Can Pinterest and Svpply Help You *Reduce* Your Consumption?

Product-bookmarking sites can give us the pleasure of shopping without the environmental impact of consuming.

Product-bookmarking sites can give us the pleasure of shopping without the environmental impact of consuming.


At first glance, it would seem that the new generation of product-bookmarking sites such as Pinterest and Svpply are nothing more than new tools to feed the consumer machine, driving us to buy more stuff. But, counterintuitively, my experience with these services is that they actually help me cut my consumption and to direct my money at goods that more closely align with my values.

Here's what I think is going on. Last month, Megan Garber, now of The Atlantic but then writing for Nieman Lab, posted some interesting thoughts about how the use of bookmarking tools like Instapaper and Read It Later can arguably be considered a form of anti-engagement, since they help users put off reading the material they are bookmarking. As she explained, "a click on a Read Later button... provides just enough of a rush of endorphins to give me a little jolt of accomplishment, sans the need for the accomplishment itself."

And that's the key thread to connect a few dots on how these new consumerist-inspired digital bookmarking tools -- Pinterest and Svpply -- are actually encouraging anti-consumerist behavior.

While Instapaper and Read it Later allow us journalism nerds easy ways to keep track of all the great writing we'd like to (hopefully) later consume, services such as Pinterest and Svpply are becoming popular for how they allow users to keep track of other things, such as products on Svpply or with the case of Pinterest, recipes, photos or fun DIY or craft ideas. Having used both of these services for a while, I think digital bookmarking is becoming the latest method in how we consume products in the 21st century.

How Bookmarking Became A Consumerist Activity

Digital bookmarking is, of course, nothing new for many internet users. Amazon offers users the option to create digital wish lists. Sites like Delicious have provided social interaction around the act of collecting and storing links. While not exactly bookmarking, Reddit, Digg, and Stumble Upon allow social interaction around sharing links to news and interesting content, but not in a way that has felt consumerist. The new tools are filling that gap. In the expanding landscape of social media, activities that were previously just supplemental features to existing services are being made into businesses all their own.

In addition to bookmarking and wish lists, for the past several years digital consumerism has taken the form of seemingly bizarre rituals like unboxing and haul videos. Millions of people have watched these videos on YouTube showing other humans unpackaging and discussing the products they have recently acquired. This is, of course, just a single example of the countless ways we live vicariously through others thanks to the Internet, but it's worth keeping in mind as we consider how services like Pinterest and Svpply are changing our behavior in new ways.

Shopping as Foraging

A good way to think about why consumerism has become so widespread is to realize that the act of shopping is really just a modern version of the hunting and gathering behaviors we inherited from our evolutionary ancestors.

In an interesting research paper titled "Evolved Foraging Psychology Underlies Sex Differences in Shopping Experiences and Behaviors" (PDF) published in the Journal of Social, Evolutionary, and Cultural Psychology, Daniel Kruger and Dreyson Byker explain how modern consumer behavior is similar to hunting and gathering (emphasis mine):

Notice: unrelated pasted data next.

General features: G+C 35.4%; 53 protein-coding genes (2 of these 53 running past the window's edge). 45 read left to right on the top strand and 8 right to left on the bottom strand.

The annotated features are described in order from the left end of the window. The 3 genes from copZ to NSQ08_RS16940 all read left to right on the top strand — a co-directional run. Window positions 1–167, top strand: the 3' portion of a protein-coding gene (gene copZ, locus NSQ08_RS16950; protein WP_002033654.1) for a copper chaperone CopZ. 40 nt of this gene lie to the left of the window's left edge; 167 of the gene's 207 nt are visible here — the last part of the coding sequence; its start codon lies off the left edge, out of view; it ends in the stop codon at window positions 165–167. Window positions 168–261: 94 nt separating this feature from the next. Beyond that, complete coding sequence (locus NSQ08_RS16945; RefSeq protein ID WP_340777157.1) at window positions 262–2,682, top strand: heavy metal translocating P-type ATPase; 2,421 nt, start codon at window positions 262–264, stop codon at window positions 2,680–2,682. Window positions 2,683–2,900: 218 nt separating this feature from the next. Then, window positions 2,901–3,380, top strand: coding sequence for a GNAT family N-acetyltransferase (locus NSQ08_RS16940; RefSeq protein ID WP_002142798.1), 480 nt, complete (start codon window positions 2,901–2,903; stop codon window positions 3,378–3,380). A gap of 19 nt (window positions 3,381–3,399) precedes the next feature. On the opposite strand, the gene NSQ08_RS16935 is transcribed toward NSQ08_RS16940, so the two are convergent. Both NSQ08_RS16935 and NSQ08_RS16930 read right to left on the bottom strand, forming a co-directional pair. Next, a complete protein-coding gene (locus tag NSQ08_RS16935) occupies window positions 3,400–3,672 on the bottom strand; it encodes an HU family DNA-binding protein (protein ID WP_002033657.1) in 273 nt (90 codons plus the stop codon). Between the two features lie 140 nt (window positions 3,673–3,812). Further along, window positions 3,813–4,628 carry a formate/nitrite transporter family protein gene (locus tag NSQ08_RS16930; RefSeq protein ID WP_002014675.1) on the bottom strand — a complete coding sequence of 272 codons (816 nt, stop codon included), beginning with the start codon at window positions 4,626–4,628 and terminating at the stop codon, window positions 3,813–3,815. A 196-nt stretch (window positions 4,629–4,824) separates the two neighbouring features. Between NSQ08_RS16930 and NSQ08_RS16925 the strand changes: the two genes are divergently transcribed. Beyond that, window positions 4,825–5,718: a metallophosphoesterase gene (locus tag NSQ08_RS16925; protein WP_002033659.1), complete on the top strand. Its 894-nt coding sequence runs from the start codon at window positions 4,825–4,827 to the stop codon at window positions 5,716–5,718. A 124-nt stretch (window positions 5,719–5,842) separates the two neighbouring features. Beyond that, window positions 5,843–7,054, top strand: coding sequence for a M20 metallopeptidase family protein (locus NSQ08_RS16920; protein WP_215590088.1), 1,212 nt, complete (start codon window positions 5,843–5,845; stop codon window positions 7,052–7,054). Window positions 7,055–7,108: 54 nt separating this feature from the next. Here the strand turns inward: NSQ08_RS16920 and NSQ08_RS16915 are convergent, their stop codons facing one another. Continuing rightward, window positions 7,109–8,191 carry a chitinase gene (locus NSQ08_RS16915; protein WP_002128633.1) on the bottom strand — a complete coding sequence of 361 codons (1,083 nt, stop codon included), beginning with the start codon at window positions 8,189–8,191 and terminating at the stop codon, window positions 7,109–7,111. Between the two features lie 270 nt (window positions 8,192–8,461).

In current foraging and horticultural cultures, a large portion of daily activity revolves around finding and preparing food (e.g., Hill & Hurtado, 1996). In modern societies, much less time is spent on food acquisition and preparation. Modern humans still devote considerable time and effort to foraging, although the foraging context is now in the settings of shopping malls, grocery stores, and Internet sites (Hantula, 2003).

Now that our economy has declined, we have less money available for unnecessary purchases and more people are realizing they need to consume less for economic and environmental reasons, I think it makes sense that we are seeing a rise in social-media services that allow us to enjoy hunting and gathering behavior without financial costs.

How Pinterest and Svpply Work

To understand how Pinterest and Svpply are a type of hunting and gathering behavior, it's helpful to know how each site works. At its core, Svpply allows its users to share and discover products. There are some other features, like creating gift guides or wish lists, but it all centers around the products and helping people discover well-designed goods.

Pinterest, on the other hand, is much more broad in focus, allowing users to share and find stuff of all kinds. It is based on the idea of "pinning" items to virtual cork boards as a way to organize all the neat things you may see online each day. While I use Svpply more as a virtual shopping tool, on Pinterest I've been using the boards to keep track of DIY projects I find interesting, recipes I'd like to try someday (I Could Eat That) and beautiful pictures of homes, cabins or campsites I find inspiring (I Could Sleep There).

Like other social-media services, both Pinterest and Svpply encourage users to follow and be followed by other users, so everyone's experience will vary based on who they follow.

Can Digital Materialism Prevent Real-World Consumerism?

One of the reasons I like Svpply so much is I have found it to be helpful in buying fewer, but better, things. One way I use Svpply is to find high-quality merchandise from small businesses that manufacture goods in the US. When I actually buy something I find there, the digital shopping that takes place on Svpply is still helping to contribute to real-world consumerism, but perhaps a less-bad variety, if people are using it to find quality goods that will last and supporting small and US-based businesses.

TreeHugger was founded with the intention of showing how modern environmentalism doesn't have to mean the abandonment of style or comfort of good design. In fact, sustainability demands those things, because caring about the environment doesn't mean you won't ever buy anything again, but it should mean that you will think about your purchases. Buying less, but better, is much smarter than buying cheap, mass-produced junk that is bound to break or wear out and be replaced with more cheap junk. In general, investing in quality-designed products is the wiser environmental choice because they will last longer and require fewer natural resources to produce and maintain.